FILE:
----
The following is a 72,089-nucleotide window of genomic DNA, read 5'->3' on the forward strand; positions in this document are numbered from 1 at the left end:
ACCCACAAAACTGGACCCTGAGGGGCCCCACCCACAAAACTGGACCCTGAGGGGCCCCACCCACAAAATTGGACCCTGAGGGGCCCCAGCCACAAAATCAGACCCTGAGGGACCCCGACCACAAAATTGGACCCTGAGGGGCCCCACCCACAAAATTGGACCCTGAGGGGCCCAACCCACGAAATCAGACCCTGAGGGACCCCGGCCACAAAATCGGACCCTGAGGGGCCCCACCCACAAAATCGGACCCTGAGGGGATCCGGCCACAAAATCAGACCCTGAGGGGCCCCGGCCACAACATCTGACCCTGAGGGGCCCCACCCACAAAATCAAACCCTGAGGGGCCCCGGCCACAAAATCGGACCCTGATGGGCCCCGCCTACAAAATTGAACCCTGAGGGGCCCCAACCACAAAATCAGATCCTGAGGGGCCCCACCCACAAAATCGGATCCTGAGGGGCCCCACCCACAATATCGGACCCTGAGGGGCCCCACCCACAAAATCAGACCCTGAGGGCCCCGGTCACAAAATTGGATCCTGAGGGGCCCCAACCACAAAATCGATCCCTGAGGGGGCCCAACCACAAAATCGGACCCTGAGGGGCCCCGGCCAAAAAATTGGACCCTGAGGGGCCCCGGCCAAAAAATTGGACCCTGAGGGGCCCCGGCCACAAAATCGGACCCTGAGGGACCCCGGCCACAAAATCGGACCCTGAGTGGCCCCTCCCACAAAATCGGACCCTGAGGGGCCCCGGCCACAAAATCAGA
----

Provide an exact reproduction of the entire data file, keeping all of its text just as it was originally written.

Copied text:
The following is a 72,089-nucleotide window of genomic DNA, read 5'->3' on the forward strand; positions in this document are numbered from 1 at the left end:
ACCCACAAAACTGGACCCTGAGGGGCCCCACCCACAAAACTGGACCCTGAGGGGCCCCACCCACAAAATTGGACCCTGAGGGGCCCCAGCCACAAAATCAGACCCTGAGGGACCCCGACCACAAAATTGGACCCTGAGGGGCCCCACCCACAAAATTGGACCCTGAGGGGCCCAACCCACGAAATCAGACCCTGAGGGACCCCGGCCACAAAATCGGACCCTGAGGGGCCCCACCCACAAAATCGGACCCTGAGGGGATCCGGCCACAAAATCAGACCCTGAGGGGCCCCGGCCACAACATCTGACCCTGAGGGGCCCCACCCACAAAATCAAACCCTGAGGGGCCCCGGCCACAAAATCGGACCCTGATGGGCCCCGCCTACAAAATTGAACCCTGAGGGGCCCCAACCACAAAATCAGATCCTGAGGGGCCCCACCCACAAAATCGGATCCTGAGGGGCCCCACCCACAATATCGGACCCTGAGGGGCCCCACCCACAAAATCAGACCCTGAGGGCCCCGGTCACAAAATTGGATCCTGAGGGGCCCCAACCACAAAATCGATCCCTGAGGGGGCCCAACCACAAAATCGGACCCTGAGGGGCCCCGGCCAAAAAATTGGACCCTGAGGGGCCCCGGCCAAAAAATTGGACCCTGAGGGGCCCCGGCCACAAAATCGGACCCTGAGGGACCCCGGCCACAAAATCGGACCCTGAGTGGCCCCTCCCACAAAATCGGACCCTGAGGGGCCCCGGCCACAAAATCAGA